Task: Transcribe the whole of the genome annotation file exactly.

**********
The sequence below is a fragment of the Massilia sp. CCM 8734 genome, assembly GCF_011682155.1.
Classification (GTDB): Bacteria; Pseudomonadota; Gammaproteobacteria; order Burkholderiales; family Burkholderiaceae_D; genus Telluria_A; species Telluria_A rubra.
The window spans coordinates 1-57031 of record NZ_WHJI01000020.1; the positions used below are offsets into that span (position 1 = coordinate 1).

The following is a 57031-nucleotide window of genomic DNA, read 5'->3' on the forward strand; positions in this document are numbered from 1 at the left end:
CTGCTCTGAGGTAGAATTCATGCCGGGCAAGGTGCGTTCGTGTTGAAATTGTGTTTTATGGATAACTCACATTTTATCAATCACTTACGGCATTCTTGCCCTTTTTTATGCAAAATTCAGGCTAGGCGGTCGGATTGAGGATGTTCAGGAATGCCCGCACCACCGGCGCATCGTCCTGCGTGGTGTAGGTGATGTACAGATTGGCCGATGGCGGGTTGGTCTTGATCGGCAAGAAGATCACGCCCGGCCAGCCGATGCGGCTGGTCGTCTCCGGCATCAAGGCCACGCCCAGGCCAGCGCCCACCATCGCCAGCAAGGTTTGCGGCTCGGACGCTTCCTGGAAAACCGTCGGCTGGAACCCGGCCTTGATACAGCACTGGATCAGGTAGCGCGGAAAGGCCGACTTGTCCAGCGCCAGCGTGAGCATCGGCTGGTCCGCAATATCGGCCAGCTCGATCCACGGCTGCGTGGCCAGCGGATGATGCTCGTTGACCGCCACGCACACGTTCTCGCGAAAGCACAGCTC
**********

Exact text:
The sequence below is a fragment of the Massilia sp. CCM 8734 genome, assembly GCF_011682155.1.
Classification (GTDB): Bacteria; Pseudomonadota; Gammaproteobacteria; order Burkholderiales; family Burkholderiaceae_D; genus Telluria_A; species Telluria_A rubra.
The window spans coordinates 1-57031 of record NZ_WHJI01000020.1; the positions used below are offsets into that span (position 1 = coordinate 1).

The following is a 57031-nucleotide window of genomic DNA, read 5'->3' on the forward strand; positions in this document are numbered from 1 at the left end:
CTGCTCTGAGGTAGAATTCATGCCGGGCAAGGTGCGTTCGTGTTGAAATTGTGTTTTATGGATAACTCACATTTTATCAATCACTTACGGCATTCTTGCCCTTTTTTATGCAAAATTCAGGCTAGGCGGTCGGATTGAGGATGTTCAGGAATGCCCGCACCACCGGCGCATCGTCCTGCGTGGTGTAGGTGATGTACAGATTGGCCGATGGCGGGTTGGTCTTGATCGGCAAGAAGATCACGCCCGGCCAGCCGATGCGGCTGGTCGTCTCCGGCATCAAGGCCACGCCCAGGCCAGCGCCCACCATCGCCAGCAAGGTTTGCGGCTCGGACGCTTCCTGGAAAACCGTCGGCTGGAACCCGGCCTTGATACAGCACTGGATCAGGTAGCGCGGAAAGGCCGACTTGTCCAGCGCCAGCGTGAGCATCGGCTGGTCCGCAATATCGGCCAGCTCGATCCACGGCTGCGTGGCCAGCGGATGATGCTCGTTGACCGCCACGCACACGTTCTCGCGAAAGCACAGCTC